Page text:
10. Focus on quality of work, rather than quantity. Exploring how to become more efficient at work may help some workaholics. Cultivate trust –through firsthand experience – that workers can actually become more efficient if they honor their needs for relaxation time, family time, and self-care in general.  One recent study found that executives who worked an average of 52 hours a week were more effective than those working over 70 hours weekly.[12]
  11. Create clear boundaries when away from work. Unplug cell phones, be clear about when email will or will not be answered, and do not take computers (or other devices, or paperwork) on vacation.[1]
  12. Be patient. Healing workaholism requires patience and time.
  13. Seek residential treatment if necessary. Recovery.org offers a helpline at 1-888-299-5213. They help callers choose a work addiction recovery center.[14]

Workaholism can jeopardize Whole Health, but if Veterans have support with recognizing and addressing it, they can take any number of different steps to help themselves find balance.

Author(s)

Workaholism” was written by J. Adam Rindfleisch, MPhil, MD (2014, updated 2018).

This Whole Health tool was made possible through a collaborative effort between the University of Wisconsin Integrative Health Program, VA Office of Patient Centered Care and Cultural Transformation, and Pacific Institute for Research and Evaluation.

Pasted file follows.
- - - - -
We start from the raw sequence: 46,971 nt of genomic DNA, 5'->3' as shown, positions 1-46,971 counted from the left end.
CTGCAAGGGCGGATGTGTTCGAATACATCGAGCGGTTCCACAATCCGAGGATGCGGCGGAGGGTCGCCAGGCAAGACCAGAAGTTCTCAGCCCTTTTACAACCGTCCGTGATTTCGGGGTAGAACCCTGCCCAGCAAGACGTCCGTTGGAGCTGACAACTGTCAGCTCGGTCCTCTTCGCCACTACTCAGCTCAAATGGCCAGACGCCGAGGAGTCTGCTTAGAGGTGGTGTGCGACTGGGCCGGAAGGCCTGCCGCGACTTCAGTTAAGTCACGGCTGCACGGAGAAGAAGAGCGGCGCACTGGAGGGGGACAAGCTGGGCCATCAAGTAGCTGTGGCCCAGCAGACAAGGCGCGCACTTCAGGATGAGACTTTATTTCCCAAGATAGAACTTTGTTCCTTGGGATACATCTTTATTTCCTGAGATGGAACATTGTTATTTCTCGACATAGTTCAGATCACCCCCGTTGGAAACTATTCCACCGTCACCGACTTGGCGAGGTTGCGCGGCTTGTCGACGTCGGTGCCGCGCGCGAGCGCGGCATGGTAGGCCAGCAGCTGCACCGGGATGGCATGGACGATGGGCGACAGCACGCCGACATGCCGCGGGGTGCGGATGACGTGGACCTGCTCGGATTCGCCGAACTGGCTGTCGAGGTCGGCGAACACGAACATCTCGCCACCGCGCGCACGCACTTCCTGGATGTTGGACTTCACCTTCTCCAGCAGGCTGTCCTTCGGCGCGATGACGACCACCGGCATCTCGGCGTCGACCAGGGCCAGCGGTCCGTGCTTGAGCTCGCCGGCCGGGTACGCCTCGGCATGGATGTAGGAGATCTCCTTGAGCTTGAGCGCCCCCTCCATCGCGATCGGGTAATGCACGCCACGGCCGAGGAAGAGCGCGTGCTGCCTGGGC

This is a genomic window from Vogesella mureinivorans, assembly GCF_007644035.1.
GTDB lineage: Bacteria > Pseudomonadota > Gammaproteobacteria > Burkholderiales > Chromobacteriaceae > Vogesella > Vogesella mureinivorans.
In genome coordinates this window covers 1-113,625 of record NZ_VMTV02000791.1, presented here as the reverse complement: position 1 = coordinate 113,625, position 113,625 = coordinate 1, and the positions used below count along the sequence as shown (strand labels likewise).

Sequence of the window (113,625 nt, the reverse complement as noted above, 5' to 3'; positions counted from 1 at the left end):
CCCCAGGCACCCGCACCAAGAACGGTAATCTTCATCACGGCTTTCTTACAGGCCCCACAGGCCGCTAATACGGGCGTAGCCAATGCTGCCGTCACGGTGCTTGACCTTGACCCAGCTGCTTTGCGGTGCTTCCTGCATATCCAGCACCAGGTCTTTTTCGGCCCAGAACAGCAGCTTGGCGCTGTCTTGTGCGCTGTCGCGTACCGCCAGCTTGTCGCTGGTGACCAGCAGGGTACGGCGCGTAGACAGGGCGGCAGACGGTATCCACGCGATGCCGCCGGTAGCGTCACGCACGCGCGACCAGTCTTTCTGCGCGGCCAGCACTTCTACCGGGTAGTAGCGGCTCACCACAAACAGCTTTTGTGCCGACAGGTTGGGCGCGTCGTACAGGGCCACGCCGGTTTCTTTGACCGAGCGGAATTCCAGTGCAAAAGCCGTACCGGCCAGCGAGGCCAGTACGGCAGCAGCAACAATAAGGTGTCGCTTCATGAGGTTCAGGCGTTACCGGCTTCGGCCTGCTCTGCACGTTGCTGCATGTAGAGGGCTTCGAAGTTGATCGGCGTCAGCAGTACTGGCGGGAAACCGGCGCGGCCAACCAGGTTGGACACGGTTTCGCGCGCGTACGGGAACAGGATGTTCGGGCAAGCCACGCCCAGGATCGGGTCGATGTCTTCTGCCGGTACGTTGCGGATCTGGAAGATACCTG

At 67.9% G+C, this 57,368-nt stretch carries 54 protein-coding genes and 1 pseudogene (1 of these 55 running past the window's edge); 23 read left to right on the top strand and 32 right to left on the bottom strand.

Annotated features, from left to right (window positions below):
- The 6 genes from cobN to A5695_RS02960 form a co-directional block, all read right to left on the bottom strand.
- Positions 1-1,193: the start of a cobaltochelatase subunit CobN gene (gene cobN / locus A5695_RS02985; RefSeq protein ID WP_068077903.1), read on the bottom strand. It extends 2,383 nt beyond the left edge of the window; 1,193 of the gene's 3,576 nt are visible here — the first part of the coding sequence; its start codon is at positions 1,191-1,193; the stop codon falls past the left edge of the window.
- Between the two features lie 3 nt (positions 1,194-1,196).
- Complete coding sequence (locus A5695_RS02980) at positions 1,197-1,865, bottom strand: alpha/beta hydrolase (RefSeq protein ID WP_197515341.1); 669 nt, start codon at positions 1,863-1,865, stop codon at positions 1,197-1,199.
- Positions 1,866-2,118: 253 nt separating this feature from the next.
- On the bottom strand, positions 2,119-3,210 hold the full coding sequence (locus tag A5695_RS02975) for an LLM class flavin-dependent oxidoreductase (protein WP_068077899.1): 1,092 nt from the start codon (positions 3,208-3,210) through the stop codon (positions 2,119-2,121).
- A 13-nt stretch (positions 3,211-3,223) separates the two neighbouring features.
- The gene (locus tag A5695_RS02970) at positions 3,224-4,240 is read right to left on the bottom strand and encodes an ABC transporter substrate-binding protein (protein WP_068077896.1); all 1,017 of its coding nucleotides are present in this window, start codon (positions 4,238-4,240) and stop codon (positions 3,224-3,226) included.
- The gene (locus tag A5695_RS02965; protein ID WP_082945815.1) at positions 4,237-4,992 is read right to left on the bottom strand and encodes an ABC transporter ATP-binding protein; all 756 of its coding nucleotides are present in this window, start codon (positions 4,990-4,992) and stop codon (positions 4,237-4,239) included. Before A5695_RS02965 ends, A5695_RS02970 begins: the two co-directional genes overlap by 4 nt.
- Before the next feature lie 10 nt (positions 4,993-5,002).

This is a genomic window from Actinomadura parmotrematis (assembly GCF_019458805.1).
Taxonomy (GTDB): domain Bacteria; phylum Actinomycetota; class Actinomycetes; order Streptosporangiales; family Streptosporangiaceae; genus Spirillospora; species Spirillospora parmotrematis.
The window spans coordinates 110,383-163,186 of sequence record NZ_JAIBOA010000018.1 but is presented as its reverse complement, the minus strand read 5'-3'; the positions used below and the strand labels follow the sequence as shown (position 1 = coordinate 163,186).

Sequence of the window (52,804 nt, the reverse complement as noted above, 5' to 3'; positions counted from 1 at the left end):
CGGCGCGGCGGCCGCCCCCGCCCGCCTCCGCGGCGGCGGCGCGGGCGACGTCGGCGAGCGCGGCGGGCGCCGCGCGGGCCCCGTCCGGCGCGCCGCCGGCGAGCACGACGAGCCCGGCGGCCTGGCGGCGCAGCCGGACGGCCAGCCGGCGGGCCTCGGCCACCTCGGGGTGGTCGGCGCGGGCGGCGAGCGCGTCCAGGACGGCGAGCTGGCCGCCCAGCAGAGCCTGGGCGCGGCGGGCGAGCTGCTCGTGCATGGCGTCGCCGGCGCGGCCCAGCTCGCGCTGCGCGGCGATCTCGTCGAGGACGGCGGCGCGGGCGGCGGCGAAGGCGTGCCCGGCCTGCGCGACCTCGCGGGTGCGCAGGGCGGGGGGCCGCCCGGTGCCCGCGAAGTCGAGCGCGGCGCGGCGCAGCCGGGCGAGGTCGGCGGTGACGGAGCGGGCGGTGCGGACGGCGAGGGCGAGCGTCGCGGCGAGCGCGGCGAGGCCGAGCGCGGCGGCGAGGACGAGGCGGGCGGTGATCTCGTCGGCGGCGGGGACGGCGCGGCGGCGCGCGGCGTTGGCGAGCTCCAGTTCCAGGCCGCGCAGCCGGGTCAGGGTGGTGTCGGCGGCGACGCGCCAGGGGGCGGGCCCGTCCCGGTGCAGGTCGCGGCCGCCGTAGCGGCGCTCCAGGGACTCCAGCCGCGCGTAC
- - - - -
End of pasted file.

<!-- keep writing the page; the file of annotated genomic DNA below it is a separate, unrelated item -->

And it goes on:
References

  1. Sussman S. Workaholism: a review. J Addict Res Ther. 2012;Suppl 6(1).
  2. Burke Ronald J, Richardsen Astrid M, Mortinussen Monica. Workaholism among Norwegian managers: Work and well‐being outcomes. J Organ Change Manag. 2004;17(5):459-470.
  3. Shimazu A, Schaufeli WB, Kamiyama K, Kawakami N. Workaholism vs. work engagement: the two different predictors of future well-being and performance. Int J Behav Med. 2015;22(1):18-23.
  4. Oates WE. Confessions of a Workaholic: The Facts About Work Addiction. New York: World Publishing Company; 1971.
  5. Del Libano M, Llorens S, Salanova M, Schaufeli W. Validity of a brief workaholism scale. Psicothema. 2010;22(1):143-150.
  6. Andreassen CS, Griffiths MD, Sinha R, Hetland J, Pallesen S. The Relationships between Workaholism and Symptoms of Psychiatric Disorders: A Large-Scale Cross-Sectional Study. PLoS One. 2016;11(5):e0152978.
  7. Matsudaira K, Shimazu A, Fujii T, et al. Workaholism as a risk factor for depressive mood, disabling back pain, and sickness absence. PLoS One. 2013;8(9):e75140.
  8. Robinson BE. The workaholic family: A clinical perspective. Am J Fam Ther. 1998;26(1):65-75.
  9. Flowers CP, Robinson B. A structural and discriminant analysis of the Work Addiction Risk Test. Educ Psychol Meas. 2002;62(3):517-526.
  10. Holland DW. Work addiction: Costs and solutions for individuals, relationships and organizations. J Workplace Behav Health. 2008;22(4):1-15.
  11. Shonin E, Gordon WV, Griffiths MD. The treatment of workaholism with meditation awareness training: a case study. Explore (NY). 2014;10(3):193-195.
  12. Treatment for Workaholics. Posted November 11, 2009; Addiction Treatment Magazine website. Published. http://www.addictiontreatmentmagazine.com/addiction/treatment-for-workaholics/. Accessed June 13, 2014.
  13. Van Gordon W, Shonin E, Dunn TJ, Garcia-Campayo J, Demarzo MMP, Griffiths MD. Meditation awareness training for the treatment of workaholism: A controlled trial. J Behav Addict. 2017;6(2):212-220.
  14. Choosing a Top Work Addiction Recovery Center. Recovery.org website. Published. http://www.recovery.org/topics/work-addiction-recovery/. Accessed June 18, 2014.

TOP